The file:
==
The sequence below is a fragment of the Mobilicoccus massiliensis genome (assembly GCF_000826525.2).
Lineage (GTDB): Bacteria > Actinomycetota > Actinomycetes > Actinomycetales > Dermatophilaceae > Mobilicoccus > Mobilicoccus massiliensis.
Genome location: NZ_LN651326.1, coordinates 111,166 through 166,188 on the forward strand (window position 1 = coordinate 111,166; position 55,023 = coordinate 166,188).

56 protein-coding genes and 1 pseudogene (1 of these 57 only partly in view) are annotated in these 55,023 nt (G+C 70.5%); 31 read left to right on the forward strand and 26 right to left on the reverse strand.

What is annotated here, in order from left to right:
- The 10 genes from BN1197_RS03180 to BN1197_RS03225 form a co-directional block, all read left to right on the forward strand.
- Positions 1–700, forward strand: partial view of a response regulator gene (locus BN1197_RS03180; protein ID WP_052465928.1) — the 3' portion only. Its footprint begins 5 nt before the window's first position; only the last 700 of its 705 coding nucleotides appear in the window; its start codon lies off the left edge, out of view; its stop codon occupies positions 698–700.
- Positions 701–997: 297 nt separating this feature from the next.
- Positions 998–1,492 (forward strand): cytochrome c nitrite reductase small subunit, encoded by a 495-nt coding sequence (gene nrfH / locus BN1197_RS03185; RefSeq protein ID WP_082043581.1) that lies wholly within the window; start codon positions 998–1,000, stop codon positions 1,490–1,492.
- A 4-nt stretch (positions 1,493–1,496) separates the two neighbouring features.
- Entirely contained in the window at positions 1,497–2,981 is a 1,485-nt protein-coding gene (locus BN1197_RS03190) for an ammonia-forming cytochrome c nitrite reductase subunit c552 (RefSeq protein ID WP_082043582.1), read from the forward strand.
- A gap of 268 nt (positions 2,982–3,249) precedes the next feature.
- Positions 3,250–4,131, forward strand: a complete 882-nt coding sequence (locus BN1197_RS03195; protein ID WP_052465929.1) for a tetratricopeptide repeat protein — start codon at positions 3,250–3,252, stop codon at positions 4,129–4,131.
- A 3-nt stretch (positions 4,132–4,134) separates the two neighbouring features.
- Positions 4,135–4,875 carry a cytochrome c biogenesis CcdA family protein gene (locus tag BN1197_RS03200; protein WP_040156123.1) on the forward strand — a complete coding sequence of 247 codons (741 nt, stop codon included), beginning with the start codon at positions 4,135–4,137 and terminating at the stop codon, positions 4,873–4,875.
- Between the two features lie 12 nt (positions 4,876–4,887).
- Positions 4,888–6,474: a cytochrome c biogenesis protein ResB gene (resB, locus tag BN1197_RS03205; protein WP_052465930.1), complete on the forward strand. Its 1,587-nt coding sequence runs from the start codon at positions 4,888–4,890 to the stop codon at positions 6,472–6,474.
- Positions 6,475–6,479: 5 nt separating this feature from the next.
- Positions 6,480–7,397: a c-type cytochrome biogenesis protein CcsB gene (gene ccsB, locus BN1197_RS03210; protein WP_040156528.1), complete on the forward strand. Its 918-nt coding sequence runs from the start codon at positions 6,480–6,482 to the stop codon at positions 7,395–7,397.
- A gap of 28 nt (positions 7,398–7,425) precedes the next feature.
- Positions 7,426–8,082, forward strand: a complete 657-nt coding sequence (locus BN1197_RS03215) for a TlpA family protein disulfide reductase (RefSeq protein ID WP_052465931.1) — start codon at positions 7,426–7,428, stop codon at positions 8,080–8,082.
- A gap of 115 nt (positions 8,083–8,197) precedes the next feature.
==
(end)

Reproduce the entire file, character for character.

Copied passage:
The sequence below is a fragment of the Mobilicoccus massiliensis genome (assembly GCF_000826525.2).
Lineage (GTDB): Bacteria > Actinomycetota > Actinomycetes > Actinomycetales > Dermatophilaceae > Mobilicoccus > Mobilicoccus massiliensis.
Genome location: NZ_LN651326.1, coordinates 111,166 through 166,188 on the forward strand (window position 1 = coordinate 111,166; position 55,023 = coordinate 166,188).

56 protein-coding genes and 1 pseudogene (1 of these 57 only partly in view) are annotated in these 55,023 nt (G+C 70.5%); 31 read left to right on the forward strand and 26 right to left on the reverse strand.

What is annotated here, in order from left to right:
- The 10 genes from BN1197_RS03180 to BN1197_RS03225 form a co-directional block, all read left to right on the forward strand.
- Positions 1–700, forward strand: partial view of a response regulator gene (locus BN1197_RS03180; protein ID WP_052465928.1) — the 3' portion only. Its footprint begins 5 nt before the window's first position; only the last 700 of its 705 coding nucleotides appear in the window; its start codon lies off the left edge, out of view; its stop codon occupies positions 698–700.
- Positions 701–997: 297 nt separating this feature from the next.
- Positions 998–1,492 (forward strand): cytochrome c nitrite reductase small subunit, encoded by a 495-nt coding sequence (gene nrfH / locus BN1197_RS03185; RefSeq protein ID WP_082043581.1) that lies wholly within the window; start codon positions 998–1,000, stop codon positions 1,490–1,492.
- A 4-nt stretch (positions 1,493–1,496) separates the two neighbouring features.
- Entirely contained in the window at positions 1,497–2,981 is a 1,485-nt protein-coding gene (locus BN1197_RS03190) for an ammonia-forming cytochrome c nitrite reductase subunit c552 (RefSeq protein ID WP_082043582.1), read from the forward strand.
- A gap of 268 nt (positions 2,982–3,249) precedes the next feature.
- Positions 3,250–4,131, forward strand: a complete 882-nt coding sequence (locus BN1197_RS03195; protein ID WP_052465929.1) for a tetratricopeptide repeat protein — start codon at positions 3,250–3,252, stop codon at positions 4,129–4,131.
- A 3-nt stretch (positions 4,132–4,134) separates the two neighbouring features.
- Positions 4,135–4,875 carry a cytochrome c biogenesis CcdA family protein gene (locus tag BN1197_RS03200; protein WP_040156123.1) on the forward strand — a complete coding sequence of 247 codons (741 nt, stop codon included), beginning with the start codon at positions 4,135–4,137 and terminating at the stop codon, positions 4,873–4,875.
- Between the two features lie 12 nt (positions 4,876–4,887).
- Positions 4,888–6,474: a cytochrome c biogenesis protein ResB gene (resB, locus tag BN1197_RS03205; protein WP_052465930.1), complete on the forward strand. Its 1,587-nt coding sequence runs from the start codon at positions 4,888–4,890 to the stop codon at positions 6,472–6,474.
- Positions 6,475–6,479: 5 nt separating this feature from the next.
- Positions 6,480–7,397: a c-type cytochrome biogenesis protein CcsB gene (gene ccsB, locus BN1197_RS03210; protein WP_040156528.1), complete on the forward strand. Its 918-nt coding sequence runs from the start codon at positions 6,480–6,482 to the stop codon at positions 7,395–7,397.
- A gap of 28 nt (positions 7,398–7,425) precedes the next feature.
- Positions 7,426–8,082, forward strand: a complete 657-nt coding sequence (locus BN1197_RS03215) for a TlpA family protein disulfide reductase (RefSeq protein ID WP_052465931.1) — start codon at positions 7,426–7,428, stop codon at positions 8,080–8,082.
- A gap of 115 nt (positions 8,083–8,197) precedes the next feature.